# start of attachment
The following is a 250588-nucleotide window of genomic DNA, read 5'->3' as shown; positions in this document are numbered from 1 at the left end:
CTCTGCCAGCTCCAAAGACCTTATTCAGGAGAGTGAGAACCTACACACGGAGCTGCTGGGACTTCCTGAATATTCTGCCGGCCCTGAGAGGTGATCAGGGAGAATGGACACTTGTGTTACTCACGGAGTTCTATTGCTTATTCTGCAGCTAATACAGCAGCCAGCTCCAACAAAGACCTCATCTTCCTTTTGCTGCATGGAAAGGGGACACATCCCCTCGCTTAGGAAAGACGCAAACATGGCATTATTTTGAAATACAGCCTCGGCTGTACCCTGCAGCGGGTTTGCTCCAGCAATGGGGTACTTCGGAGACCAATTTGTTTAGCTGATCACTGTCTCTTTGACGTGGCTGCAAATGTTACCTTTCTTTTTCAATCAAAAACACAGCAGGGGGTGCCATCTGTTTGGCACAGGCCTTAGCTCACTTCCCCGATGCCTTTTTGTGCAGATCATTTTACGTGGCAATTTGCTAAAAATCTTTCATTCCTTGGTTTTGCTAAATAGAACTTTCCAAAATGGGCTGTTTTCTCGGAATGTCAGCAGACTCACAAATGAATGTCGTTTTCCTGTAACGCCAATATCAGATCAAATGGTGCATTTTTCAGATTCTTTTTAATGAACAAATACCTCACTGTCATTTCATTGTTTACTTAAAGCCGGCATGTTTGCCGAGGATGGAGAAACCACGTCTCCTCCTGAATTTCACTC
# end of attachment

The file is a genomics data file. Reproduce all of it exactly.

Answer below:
The following is a 250588-nucleotide window of genomic DNA, read 5'->3' as shown; positions in this document are numbered from 1 at the left end:
CTCTGCCAGCTCCAAAGACCTTATTCAGGAGAGTGAGAACCTACACACGGAGCTGCTGGGACTTCCTGAATATTCTGCCGGCCCTGAGAGGTGATCAGGGAGAATGGACACTTGTGTTACTCACGGAGTTCTATTGCTTATTCTGCAGCTAATACAGCAGCCAGCTCCAACAAAGACCTCATCTTCCTTTTGCTGCATGGAAAGGGGACACATCCCCTCGCTTAGGAAAGACGCAAACATGGCATTATTTTGAAATACAGCCTCGGCTGTACCCTGCAGCGGGTTTGCTCCAGCAATGGGGTACTTCGGAGACCAATTTGTTTAGCTGATCACTGTCTCTTTGACGTGGCTGCAAATGTTACCTTTCTTTTTCAATCAAAAACACAGCAGGGGGTGCCATCTGTTTGGCACAGGCCTTAGCTCACTTCCCCGATGCCTTTTTGTGCAGATCATTTTACGTGGCAATTTGCTAAAAATCTTTCATTCCTTGGTTTTGCTAAATAGAACTTTCCAAAATGGGCTGTTTTCTCGGAATGTCAGCAGACTCACAAATGAATGTCGTTTTCCTGTAACGCCAATATCAGATCAAATGGTGCATTTTTCAGATTCTTTTTAATGAACAAATACCTCACTGTCATTTCATTGTTTACTTAAAGCCGGCATGTTTGCCGAGGATGGAGAAACCACGTCTCCTCCTGAATTTCACTC